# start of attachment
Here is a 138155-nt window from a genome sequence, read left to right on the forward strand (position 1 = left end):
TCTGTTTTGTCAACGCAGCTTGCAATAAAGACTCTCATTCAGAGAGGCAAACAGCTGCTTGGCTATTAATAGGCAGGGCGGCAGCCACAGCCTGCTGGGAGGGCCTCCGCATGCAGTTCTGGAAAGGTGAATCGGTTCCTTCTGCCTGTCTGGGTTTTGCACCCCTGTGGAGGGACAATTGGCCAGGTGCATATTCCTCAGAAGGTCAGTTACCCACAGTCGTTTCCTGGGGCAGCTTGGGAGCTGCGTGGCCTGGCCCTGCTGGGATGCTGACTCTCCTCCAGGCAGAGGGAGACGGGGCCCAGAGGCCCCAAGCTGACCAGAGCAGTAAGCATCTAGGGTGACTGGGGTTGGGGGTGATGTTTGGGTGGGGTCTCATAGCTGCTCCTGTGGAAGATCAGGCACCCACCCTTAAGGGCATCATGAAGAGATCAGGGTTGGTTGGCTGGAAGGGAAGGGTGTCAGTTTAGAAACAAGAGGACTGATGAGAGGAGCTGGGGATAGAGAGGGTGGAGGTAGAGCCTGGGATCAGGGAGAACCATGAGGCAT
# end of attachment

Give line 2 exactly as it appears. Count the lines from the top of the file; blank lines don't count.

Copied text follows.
TCTGTTTTGTCAACGCAGCTTGCAATAAAGACTCTCATTCAGAGAGGCAAACAGCTGCTTGGCTATTAATAGGCAGGGCGGCAGCCACAGCCTGCTGGGAGGGCCTCCGCATGCAGTTCTGGAAAGGTGAATCGGTTCCTTCTGCCTGTCTGGGTTTTGCACCCCTGTGGAGGGACAATTGGCCAGGTGCATATTCCTCAGAAGGTCAGTTACCCACAGTCGTTTCCTGGGGCAGCTTGGGAGCTGCGTGGCCTGGCCCTGCTGGGATGCTGACTCTCCTCCAGGCAGAGGGAGACGGGGCCCAGAGGCCCCAAGCTGACCAGAGCAGTAAGCATCTAGGGTGACTGGGGTTGGGGGTGATGTTTGGGTGGGGTCTCATAGCTGCTCCTGTGGAAGATCAGGCACCCACCCTTAAGGGCATCATGAAGAGATCAGGGTTGGTTGGCTGGAAGGGAAGGGTGTCAGTTTAGAAACAAGAGGACTGATGAGAGGAGCTGGGGATAGAGAGGGTGGAGGTAGAGCCTGGGATCAGGGAGAACCATGAGGCAT